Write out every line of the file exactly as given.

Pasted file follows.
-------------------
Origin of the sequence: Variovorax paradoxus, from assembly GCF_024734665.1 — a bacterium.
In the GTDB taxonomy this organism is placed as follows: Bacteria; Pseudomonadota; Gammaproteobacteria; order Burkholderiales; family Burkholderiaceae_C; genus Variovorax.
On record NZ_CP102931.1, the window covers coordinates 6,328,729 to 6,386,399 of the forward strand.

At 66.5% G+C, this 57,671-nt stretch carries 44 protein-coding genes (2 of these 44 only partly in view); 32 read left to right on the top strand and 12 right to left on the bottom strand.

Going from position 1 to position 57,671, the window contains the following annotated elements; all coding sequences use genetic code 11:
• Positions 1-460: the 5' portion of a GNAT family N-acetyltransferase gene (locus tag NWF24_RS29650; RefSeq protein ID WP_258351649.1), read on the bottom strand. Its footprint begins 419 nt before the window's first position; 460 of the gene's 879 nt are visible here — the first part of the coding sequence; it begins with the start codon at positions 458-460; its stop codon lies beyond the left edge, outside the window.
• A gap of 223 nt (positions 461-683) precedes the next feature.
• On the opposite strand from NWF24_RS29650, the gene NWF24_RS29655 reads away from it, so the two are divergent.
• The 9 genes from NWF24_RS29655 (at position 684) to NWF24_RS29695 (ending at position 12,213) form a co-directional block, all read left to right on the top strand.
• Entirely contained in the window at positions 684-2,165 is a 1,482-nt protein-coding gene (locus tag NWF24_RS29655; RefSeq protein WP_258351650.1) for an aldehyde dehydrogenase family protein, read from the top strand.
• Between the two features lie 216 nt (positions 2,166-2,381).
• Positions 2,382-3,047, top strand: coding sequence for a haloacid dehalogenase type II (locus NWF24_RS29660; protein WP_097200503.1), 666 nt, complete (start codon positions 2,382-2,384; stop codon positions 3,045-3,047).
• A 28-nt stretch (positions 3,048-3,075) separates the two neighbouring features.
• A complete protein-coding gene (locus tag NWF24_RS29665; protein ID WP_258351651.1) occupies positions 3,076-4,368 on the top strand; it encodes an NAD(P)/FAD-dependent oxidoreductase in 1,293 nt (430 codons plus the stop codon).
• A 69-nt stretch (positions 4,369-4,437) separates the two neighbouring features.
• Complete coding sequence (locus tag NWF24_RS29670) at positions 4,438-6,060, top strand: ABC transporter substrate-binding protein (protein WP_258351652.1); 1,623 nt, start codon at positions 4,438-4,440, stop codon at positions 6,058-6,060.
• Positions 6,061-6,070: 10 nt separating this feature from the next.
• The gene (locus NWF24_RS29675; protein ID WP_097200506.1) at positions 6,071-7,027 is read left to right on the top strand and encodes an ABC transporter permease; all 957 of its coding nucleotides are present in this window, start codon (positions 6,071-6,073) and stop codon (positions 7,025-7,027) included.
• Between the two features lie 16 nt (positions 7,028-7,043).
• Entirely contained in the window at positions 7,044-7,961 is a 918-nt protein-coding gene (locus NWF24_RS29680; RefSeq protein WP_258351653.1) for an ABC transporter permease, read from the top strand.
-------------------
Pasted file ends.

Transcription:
Origin of the sequence: Variovorax paradoxus, from assembly GCF_024734665.1 — a bacterium.
In the GTDB taxonomy this organism is placed as follows: Bacteria; Pseudomonadota; Gammaproteobacteria; order Burkholderiales; family Burkholderiaceae_C; genus Variovorax.
On record NZ_CP102931.1, the window covers coordinates 6,328,729 to 6,386,399 of the forward strand.

At 66.5% G+C, this 57,671-nt stretch carries 44 protein-coding genes (2 of these 44 only partly in view); 32 read left to right on the top strand and 12 right to left on the bottom strand.

Going from position 1 to position 57,671, the window contains the following annotated elements; all coding sequences use genetic code 11:
• Positions 1-460: the 5' portion of a GNAT family N-acetyltransferase gene (locus tag NWF24_RS29650; RefSeq protein ID WP_258351649.1), read on the bottom strand. Its footprint begins 419 nt before the window's first position; 460 of the gene's 879 nt are visible here — the first part of the coding sequence; it begins with the start codon at positions 458-460; its stop codon lies beyond the left edge, outside the window.
• A gap of 223 nt (positions 461-683) precedes the next feature.
• On the opposite strand from NWF24_RS29650, the gene NWF24_RS29655 reads away from it, so the two are divergent.
• The 9 genes from NWF24_RS29655 (at position 684) to NWF24_RS29695 (ending at position 12,213) form a co-directional block, all read left to right on the top strand.
• Entirely contained in the window at positions 684-2,165 is a 1,482-nt protein-coding gene (locus tag NWF24_RS29655; RefSeq protein WP_258351650.1) for an aldehyde dehydrogenase family protein, read from the top strand.
• Between the two features lie 216 nt (positions 2,166-2,381).
• Positions 2,382-3,047, top strand: coding sequence for a haloacid dehalogenase type II (locus NWF24_RS29660; protein WP_097200503.1), 666 nt, complete (start codon positions 2,382-2,384; stop codon positions 3,045-3,047).
• A 28-nt stretch (positions 3,048-3,075) separates the two neighbouring features.
• A complete protein-coding gene (locus tag NWF24_RS29665; protein ID WP_258351651.1) occupies positions 3,076-4,368 on the top strand; it encodes an NAD(P)/FAD-dependent oxidoreductase in 1,293 nt (430 codons plus the stop codon).
• A 69-nt stretch (positions 4,369-4,437) separates the two neighbouring features.
• Complete coding sequence (locus tag NWF24_RS29670) at positions 4,438-6,060, top strand: ABC transporter substrate-binding protein (protein WP_258351652.1); 1,623 nt, start codon at positions 4,438-4,440, stop codon at positions 6,058-6,060.
• Positions 6,061-6,070: 10 nt separating this feature from the next.
• The gene (locus NWF24_RS29675; protein ID WP_097200506.1) at positions 6,071-7,027 is read left to right on the top strand and encodes an ABC transporter permease; all 957 of its coding nucleotides are present in this window, start codon (positions 6,071-6,073) and stop codon (positions 7,025-7,027) included.
• Between the two features lie 16 nt (positions 7,028-7,043).
• Entirely contained in the window at positions 7,044-7,961 is a 918-nt protein-coding gene (locus NWF24_RS29680; RefSeq protein WP_258351653.1) for an ABC transporter permease, read from the top strand.